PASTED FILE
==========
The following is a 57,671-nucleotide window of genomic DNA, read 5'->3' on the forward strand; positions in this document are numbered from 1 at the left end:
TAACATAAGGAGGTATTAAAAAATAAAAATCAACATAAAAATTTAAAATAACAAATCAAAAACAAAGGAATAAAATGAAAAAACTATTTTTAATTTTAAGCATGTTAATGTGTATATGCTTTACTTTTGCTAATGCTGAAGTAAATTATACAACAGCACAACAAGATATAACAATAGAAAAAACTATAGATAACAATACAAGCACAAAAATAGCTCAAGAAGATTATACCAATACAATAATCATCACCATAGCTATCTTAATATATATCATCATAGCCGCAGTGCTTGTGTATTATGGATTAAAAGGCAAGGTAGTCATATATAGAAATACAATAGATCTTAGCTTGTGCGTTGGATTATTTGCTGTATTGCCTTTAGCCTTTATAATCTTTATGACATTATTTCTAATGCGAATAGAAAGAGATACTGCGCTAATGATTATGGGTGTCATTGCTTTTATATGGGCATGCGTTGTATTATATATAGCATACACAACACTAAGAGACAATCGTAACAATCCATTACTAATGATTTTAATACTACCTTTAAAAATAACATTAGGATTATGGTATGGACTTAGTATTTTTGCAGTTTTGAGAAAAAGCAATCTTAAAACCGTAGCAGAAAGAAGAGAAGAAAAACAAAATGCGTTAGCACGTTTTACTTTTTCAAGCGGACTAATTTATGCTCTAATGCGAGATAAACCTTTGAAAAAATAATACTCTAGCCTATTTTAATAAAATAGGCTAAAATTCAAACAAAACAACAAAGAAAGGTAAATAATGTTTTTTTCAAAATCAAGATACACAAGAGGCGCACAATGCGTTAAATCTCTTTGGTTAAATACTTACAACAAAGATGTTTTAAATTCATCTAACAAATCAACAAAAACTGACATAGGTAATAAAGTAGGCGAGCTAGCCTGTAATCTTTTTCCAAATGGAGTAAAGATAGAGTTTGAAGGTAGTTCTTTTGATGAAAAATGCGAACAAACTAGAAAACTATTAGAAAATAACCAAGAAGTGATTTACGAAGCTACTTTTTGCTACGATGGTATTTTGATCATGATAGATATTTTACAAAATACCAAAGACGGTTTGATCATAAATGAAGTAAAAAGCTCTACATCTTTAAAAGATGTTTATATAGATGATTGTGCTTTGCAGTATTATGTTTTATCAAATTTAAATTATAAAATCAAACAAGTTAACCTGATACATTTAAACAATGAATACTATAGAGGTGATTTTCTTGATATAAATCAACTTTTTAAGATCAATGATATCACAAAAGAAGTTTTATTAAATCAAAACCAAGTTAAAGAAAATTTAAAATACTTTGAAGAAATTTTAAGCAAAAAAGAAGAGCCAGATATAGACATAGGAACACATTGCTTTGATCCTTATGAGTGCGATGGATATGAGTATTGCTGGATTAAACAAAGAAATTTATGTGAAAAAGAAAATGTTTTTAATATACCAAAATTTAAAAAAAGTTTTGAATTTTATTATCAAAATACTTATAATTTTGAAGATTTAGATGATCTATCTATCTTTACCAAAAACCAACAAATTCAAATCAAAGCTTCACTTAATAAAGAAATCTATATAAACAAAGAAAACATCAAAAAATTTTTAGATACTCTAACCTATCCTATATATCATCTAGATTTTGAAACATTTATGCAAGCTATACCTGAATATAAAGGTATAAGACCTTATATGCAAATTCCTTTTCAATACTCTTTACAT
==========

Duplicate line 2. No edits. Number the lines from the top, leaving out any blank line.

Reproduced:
TAACATAAGGAGGTATTAAAAAATAAAAATCAACATAAAAATTTAAAATAACAAATCAAAAACAAAGGAATAAAATGAAAAAACTATTTTTAATTTTAAGCATGTTAATGTGTATATGCTTTACTTTTGCTAATGCTGAAGTAAATTATACAACAGCACAACAAGATATAACAATAGAAAAAACTATAGATAACAATACAAGCACAAAAATAGCTCAAGAAGATTATACCAATACAATAATCATCACCATAGCTATCTTAATATATATCATCATAGCCGCAGTGCTTGTGTATTATGGATTAAAAGGCAAGGTAGTCATATATAGAAATACAATAGATCTTAGCTTGTGCGTTGGATTATTTGCTGTATTGCCTTTAGCCTTTATAATCTTTATGACATTATTTCTAATGCGAATAGAAAGAGATACTGCGCTAATGATTATGGGTGTCATTGCTTTTATATGGGCATGCGTTGTATTATATATAGCATACACAACACTAAGAGACAATCGTAACAATCCATTACTAATGATTTTAATACTACCTTTAAAAATAACATTAGGATTATGGTATGGACTTAGTATTTTTGCAGTTTTGAGAAAAAGCAATCTTAAAACCGTAGCAGAAAGAAGAGAAGAAAAACAAAATGCGTTAGCACGTTTTACTTTTTCAAGCGGACTAATTTATGCTCTAATGCGAGATAAACCTTTGAAAAAATAATACTCTAGCCTATTTTAATAAAATAGGCTAAAATTCAAACAAAACAACAAAGAAAGGTAAATAATGTTTTTTTCAAAATCAAGATACACAAGAGGCGCACAATGCGTTAAATCTCTTTGGTTAAATACTTACAACAAAGATGTTTTAAATTCATCTAACAAATCAACAAAAACTGACATAGGTAATAAAGTAGGCGAGCTAGCCTGTAATCTTTTTCCAAATGGAGTAAAGATAGAGTTTGAAGGTAGTTCTTTTGATGAAAAATGCGAACAAACTAGAAAACTATTAGAAAATAACCAAGAAGTGATTTACGAAGCTACTTTTTGCTACGATGGTATTTTGATCATGATAGATATTTTACAAAATACCAAAGACGGTTTGATCATAAATGAAGTAAAAAGCTCTACATCTTTAAAAGATGTTTATATAGATGATTGTGCTTTGCAGTATTATGTTTTATCAAATTTAAATTATAAAATCAAACAAGTTAACCTGATACATTTAAACAATGAATACTATAGAGGTGATTTTCTTGATATAAATCAACTTTTTAAGATCAATGATATCACAAAAGAAGTTTTATTAAATCAAAACCAAGTTAAAGAAAATTTAAAATACTTTGAAGAAATTTTAAGCAAAAAAGAAGAGCCAGATATAGACATAGGAACACATTGCTTTGATCCTTATGAGTGCGATGGATATGAGTATTGCTGGATTAAACAAAGAAATTTATGTGAAAAAGAAAATGTTTTTAATATACCAAAATTTAAAAAAAGTTTTGAATTTTATTATCAAAATACTTATAATTTTGAAGATTTAGATGATCTATCTATCTTTACCAAAAACCAACAAATTCAAATCAAAGCTTCACTTAATAAAGAAATCTATATAAACAAAGAAAACATCAAAAAATTTTTAGATACTCTAACCTATCCTATATATCATCTAGATTTTGAAACATTTATGCAAGCTATACCTGAATATAAAGGTATAAGACCTTATATGCAAATTCCTTTTCAATACTCTTTACAT